Put forward by Danish astronomer Tycho Brache in 1583, the Tychonic System of the solar system depicts a stationary Earth with a Sun and Moon which revolve around it. Adopting benefits of the Copernican model, the planets revolve around the Sun, as the Sun revolves around the Earth. With the Sun as center of planetary revolutions, the Tychonic model is said to have provided equivalent geometric explanations of the retrogrades under the stationary earth concept, and is known as a 'geoheliocentric' model.
Related: https://www.tychos.info - "The TYCHOS - Our Geoaxial Binary Solar System"
Johannes Kepler made contributions to the Solar System by making small improvements to Ptolmy's geocentric model of the orbits and epicycles and then applying those improvement to Copernicus' model of the orbits and epicycles, showing with more clarity that the planets move with a common relationship to the Sun.
The University of Texas depicts Kepler's contributions as follows:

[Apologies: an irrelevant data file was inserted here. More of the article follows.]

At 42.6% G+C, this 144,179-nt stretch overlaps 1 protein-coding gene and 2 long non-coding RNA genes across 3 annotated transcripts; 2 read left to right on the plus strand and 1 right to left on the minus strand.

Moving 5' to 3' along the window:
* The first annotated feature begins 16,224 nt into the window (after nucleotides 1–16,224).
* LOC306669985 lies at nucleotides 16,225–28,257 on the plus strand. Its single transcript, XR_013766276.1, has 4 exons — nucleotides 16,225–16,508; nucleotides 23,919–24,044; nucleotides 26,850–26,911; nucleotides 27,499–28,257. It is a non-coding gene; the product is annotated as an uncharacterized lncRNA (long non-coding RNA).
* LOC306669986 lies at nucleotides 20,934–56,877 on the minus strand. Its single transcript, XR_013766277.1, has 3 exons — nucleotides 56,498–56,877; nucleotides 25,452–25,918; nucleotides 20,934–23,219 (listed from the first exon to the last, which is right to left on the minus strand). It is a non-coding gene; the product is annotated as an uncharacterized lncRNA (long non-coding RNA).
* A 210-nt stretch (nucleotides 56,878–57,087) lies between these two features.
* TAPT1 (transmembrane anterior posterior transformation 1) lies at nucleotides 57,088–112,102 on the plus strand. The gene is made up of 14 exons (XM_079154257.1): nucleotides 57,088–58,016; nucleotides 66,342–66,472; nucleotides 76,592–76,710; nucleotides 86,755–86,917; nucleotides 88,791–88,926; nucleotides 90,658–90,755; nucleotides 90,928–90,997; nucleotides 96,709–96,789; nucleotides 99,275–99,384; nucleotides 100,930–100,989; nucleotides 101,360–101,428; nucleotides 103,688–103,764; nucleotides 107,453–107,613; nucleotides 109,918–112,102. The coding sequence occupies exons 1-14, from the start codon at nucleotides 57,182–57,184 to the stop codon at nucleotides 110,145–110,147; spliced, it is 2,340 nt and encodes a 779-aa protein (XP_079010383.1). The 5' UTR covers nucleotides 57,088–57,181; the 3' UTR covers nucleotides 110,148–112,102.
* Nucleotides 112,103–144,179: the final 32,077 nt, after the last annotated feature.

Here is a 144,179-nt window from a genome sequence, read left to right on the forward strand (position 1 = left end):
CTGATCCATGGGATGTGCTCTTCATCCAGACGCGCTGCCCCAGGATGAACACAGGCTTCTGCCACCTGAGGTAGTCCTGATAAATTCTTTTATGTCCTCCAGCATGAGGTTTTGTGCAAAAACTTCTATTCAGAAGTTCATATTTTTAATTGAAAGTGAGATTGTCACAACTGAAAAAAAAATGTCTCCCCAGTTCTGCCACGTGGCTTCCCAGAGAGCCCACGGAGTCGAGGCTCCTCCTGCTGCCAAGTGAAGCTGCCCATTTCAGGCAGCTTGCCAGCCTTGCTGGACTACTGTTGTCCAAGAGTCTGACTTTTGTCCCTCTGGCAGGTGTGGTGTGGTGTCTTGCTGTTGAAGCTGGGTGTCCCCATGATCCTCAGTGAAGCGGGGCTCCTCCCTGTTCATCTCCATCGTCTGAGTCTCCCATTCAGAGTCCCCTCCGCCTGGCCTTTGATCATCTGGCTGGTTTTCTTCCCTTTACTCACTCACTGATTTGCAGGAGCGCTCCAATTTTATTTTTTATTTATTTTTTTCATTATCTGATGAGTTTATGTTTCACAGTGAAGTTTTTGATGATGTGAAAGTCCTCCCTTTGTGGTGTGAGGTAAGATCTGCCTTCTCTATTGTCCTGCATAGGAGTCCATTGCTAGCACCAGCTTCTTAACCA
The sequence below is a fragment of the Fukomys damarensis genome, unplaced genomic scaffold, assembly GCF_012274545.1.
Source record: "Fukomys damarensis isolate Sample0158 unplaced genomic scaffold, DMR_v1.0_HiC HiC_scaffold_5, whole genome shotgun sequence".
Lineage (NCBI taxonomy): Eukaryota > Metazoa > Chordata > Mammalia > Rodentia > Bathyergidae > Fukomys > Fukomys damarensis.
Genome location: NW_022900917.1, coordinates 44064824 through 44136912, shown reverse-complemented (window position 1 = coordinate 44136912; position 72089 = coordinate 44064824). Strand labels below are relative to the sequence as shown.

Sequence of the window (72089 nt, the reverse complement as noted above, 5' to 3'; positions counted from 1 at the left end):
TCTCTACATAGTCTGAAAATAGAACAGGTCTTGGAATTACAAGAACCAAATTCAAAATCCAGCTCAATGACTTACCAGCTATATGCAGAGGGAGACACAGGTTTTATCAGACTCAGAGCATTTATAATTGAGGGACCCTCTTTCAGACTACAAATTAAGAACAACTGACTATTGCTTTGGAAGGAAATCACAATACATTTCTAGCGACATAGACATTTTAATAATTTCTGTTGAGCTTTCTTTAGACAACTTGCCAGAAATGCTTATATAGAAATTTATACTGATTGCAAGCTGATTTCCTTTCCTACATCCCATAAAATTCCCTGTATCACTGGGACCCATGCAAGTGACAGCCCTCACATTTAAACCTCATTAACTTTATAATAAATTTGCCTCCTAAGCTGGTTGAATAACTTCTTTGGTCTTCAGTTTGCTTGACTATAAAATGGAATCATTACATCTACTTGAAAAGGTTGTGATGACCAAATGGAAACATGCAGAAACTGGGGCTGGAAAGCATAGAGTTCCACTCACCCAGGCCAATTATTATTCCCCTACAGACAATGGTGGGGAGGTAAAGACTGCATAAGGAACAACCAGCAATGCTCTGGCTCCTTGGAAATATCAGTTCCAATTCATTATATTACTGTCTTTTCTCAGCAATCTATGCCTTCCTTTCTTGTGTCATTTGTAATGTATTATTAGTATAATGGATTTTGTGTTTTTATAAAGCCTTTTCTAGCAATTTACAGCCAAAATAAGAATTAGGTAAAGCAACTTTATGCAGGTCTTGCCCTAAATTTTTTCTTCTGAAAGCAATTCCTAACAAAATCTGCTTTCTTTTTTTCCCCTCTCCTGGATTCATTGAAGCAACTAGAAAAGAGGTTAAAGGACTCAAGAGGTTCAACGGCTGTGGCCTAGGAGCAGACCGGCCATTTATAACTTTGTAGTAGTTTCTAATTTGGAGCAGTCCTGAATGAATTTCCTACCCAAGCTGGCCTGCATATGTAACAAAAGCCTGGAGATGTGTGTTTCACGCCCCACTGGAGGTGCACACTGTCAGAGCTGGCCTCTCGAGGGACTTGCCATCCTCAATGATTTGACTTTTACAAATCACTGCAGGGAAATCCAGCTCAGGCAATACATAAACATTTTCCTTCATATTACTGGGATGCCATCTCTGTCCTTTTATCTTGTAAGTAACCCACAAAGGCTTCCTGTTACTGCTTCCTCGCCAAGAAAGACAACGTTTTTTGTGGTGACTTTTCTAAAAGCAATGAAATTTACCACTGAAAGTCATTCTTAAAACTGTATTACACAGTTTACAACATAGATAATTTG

“ Johannes Kepler (1571-1630 CE) was fortunate enough to inherit an extensive set of naked-eye solar, lunar, and planetary angular position data from the Danish astronomer Tycho Brahe (1546-1601 CE). This data extended over many decades, and was of unprecedented accuracy.
Although Kepler adopted the heliocentric approach of Copernicus, what he effectively first did was to perfect Ptolemy's model of the solar system (or, rather, its heliocentric equivalent). Thus, Kepler replaced Ptolemy's erroneous equantless model of the sun's apparent orbit around the earth with a corrected version containing an equant--in the process, halving the eccentricity of the orbit (see Fig. 1). Kepler also introduced equants into the epicycles of the superior and inferior planets. Once he had perfected Ptolemy's model, the heliocentric nature of the solar system became manifestly apparent to Kepler. For instance, he found that the epicycles of the superior planets, the sun's apparent orbit around the earth, and the deferents of the inferior planets all have exactly the same eccentricity. The obvious implication is that these circles all correspond to some common motion within the solar system--in fact, the motion of the earth around the sun.